Passenger Charges Obese Seatmate $150 for Taking Up Too Much Space

A passenger on a cross country flight was seated next to a large passenger and found himself in an unusual situation.

The large passenger sits down and “is easily seeping into about 1/3” of the next seat. And he confronted the man, “Sir, I’m sorry but this situation is not working for me, you’re taking up quite a bit of my seat” and the man tried to squeeze himself into his own seat as much as possible.

The passenger sharing the experience asked a flight attendant for help, but there were no empty seats on the flight. At this point the larger passenger is embarrassed, apologizing that he can’t just take a later flight. And the flight attendant “tells him that unless someone on the flight agrees to let him take up part of their seat, he’ll need to book another flight.”

That’s when our anti-hero proposes a Coasian bargain,

I told the guy, “Look, I’ll put up with this if you give me $150 — that’s half the cost of this flight and that would compensate me enough for the circumstances.”

He instantly agrees, pulls out cash and pays me. He even told me he appreciated it.

Reports are – unsurprisingly – that other passengers didn’t approve of this one bit. But was there anything wrong with this?

I gave the guy a valid option to stay on the flight and I was compensated for literally having only 75% of my seat max (let alone the feeling of a person’s body pressed against you involuntarily). A win-win. He wasn’t angry at all, if anything he seemed quite relieved we could work it out privately.

The awkward thing here from my perspective is that he reports creating the situation where the man is being asked to pay for a second seat in the first place. He’s offering a solution to a problem that in some sense he’s created. On the other hand, he’s getting less comfort than even coach provides on a long haul flight, shouldn’t he be compensation by the passenger taking away that comfort? And isn’t this a more reasonable solution than suing the airline?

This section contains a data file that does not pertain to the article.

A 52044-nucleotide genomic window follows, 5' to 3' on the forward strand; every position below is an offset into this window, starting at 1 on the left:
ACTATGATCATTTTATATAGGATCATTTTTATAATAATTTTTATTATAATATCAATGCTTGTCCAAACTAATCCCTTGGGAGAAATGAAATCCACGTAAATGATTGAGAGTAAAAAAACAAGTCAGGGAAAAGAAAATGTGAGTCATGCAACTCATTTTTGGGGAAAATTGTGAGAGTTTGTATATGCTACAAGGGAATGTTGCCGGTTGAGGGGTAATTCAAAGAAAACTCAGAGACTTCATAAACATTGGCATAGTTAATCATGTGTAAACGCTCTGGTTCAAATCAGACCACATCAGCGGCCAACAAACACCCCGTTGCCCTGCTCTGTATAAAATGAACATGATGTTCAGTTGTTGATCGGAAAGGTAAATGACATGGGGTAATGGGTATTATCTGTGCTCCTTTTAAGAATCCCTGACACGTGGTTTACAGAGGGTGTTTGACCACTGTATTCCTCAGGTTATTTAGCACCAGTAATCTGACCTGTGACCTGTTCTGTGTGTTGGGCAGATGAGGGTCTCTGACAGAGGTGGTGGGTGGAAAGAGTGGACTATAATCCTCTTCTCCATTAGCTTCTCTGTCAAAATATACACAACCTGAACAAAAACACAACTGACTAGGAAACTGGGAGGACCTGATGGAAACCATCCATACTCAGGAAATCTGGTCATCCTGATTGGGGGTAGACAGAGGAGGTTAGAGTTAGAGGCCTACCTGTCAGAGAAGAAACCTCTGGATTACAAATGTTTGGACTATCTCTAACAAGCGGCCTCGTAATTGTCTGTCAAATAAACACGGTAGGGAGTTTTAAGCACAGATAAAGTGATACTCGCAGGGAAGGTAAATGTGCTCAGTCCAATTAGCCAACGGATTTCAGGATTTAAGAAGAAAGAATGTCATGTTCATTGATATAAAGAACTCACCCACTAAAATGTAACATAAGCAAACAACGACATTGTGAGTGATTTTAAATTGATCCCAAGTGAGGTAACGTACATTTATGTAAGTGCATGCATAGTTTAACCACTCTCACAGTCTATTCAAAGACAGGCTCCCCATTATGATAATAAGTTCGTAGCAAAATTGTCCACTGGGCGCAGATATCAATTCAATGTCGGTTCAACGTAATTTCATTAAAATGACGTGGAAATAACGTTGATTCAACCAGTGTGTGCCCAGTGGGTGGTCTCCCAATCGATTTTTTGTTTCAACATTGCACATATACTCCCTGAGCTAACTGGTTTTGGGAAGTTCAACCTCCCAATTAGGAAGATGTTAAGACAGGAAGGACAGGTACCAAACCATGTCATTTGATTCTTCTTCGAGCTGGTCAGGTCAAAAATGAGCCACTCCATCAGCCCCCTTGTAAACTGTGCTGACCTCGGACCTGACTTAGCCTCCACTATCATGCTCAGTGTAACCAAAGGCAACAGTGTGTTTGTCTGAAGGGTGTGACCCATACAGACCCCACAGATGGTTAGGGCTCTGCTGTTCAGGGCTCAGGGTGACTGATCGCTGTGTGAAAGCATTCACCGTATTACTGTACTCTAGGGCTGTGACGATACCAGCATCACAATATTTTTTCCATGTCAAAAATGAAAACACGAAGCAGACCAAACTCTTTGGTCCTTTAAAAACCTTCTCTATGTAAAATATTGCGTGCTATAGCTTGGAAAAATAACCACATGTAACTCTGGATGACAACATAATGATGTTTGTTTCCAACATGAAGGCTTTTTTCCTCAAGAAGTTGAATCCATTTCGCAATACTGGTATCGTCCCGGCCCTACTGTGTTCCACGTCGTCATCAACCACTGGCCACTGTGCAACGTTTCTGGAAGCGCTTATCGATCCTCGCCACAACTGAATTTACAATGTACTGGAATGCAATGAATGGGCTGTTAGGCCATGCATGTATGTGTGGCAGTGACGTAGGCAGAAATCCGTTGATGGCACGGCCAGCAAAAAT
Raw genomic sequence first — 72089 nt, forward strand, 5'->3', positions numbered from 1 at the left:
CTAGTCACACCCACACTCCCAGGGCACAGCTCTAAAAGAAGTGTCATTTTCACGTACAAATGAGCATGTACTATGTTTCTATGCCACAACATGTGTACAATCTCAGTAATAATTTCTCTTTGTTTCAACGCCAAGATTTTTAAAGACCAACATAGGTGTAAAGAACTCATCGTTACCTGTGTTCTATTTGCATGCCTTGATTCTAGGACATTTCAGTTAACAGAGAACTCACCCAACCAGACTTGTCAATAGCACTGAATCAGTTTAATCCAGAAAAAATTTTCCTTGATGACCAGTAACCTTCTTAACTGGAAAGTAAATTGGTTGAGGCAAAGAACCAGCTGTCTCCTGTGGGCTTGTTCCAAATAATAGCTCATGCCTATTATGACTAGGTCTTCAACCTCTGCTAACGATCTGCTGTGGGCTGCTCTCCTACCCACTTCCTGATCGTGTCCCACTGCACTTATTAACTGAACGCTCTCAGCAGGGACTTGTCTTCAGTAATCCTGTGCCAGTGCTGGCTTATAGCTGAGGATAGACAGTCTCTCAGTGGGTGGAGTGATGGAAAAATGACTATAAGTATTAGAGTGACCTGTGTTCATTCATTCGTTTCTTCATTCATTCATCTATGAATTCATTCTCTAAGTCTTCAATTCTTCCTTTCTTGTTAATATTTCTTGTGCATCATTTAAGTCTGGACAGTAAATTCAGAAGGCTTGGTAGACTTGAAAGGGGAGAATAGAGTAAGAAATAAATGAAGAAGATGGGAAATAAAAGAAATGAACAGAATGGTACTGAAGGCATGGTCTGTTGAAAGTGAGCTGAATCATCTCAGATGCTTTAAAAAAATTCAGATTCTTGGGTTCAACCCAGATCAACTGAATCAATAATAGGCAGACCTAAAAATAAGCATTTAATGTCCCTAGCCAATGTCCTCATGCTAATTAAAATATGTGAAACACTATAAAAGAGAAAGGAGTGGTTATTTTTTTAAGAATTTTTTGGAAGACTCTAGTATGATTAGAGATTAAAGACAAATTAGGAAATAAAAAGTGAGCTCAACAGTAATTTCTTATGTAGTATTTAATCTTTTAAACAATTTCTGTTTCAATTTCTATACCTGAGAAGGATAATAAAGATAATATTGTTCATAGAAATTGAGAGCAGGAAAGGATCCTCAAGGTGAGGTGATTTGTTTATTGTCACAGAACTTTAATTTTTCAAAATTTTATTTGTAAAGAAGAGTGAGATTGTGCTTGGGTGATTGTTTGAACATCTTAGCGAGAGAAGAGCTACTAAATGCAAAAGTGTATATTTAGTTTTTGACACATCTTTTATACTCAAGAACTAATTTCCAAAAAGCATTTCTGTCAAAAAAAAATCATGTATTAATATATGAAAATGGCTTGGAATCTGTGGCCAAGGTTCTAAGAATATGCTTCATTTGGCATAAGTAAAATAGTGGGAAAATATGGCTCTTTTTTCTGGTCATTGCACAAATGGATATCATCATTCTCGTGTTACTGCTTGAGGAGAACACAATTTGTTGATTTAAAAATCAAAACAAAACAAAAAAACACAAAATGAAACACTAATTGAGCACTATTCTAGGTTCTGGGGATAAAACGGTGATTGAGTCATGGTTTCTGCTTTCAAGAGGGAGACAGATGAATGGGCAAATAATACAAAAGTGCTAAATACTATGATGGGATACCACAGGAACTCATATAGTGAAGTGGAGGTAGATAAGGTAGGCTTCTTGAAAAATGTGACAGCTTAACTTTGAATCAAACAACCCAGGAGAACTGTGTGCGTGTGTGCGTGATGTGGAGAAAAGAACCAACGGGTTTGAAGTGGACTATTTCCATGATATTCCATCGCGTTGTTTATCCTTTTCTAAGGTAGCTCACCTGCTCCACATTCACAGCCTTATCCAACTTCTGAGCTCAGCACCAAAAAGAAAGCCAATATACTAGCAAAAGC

It sucks to have to sit next to someone who limits your space. It’s not comfortable for them either. It’s tough to say they ought to spend more money to travel, but the scarce resource on a plane is space and it doesn’t seem unfair for each person to pay for the space they occupy.

Of course the number one thing that leads to passenger satisfaction with air traval is having an empty seat next to you — and you can guarantee it when booking your tickets.

Most people don’t know it but you can actually buy yourself two seats in coach if you wish. Southwest Airlines actually has the most favorable policy because passengers of size are supposed to, but as long as there are empty seats left on the flight the second seat cost will be refunded to them. They don’t define passengers of size so this is a trick anyone in theory could use.

About Gary Leff

Gary Leff is one of the foremost experts in the field of miles, points, and frequent business travel - a topic he has covered since 2002. Co-founder of frequent flyer community InsideFlyer.com, emcee of the Freddie Awards, and named one of the "World's Top Travel Experts" by Conde' Nast Traveler (2010-Present) Gary has been a guest on most major news media, profiled in several top print publications, and published broadly on the topic of consumer loyalty. More About Gary »

More articles by Gary Leff »

Pingbacks

Leave a Reply

Your email address will not be published. Required fields are marked *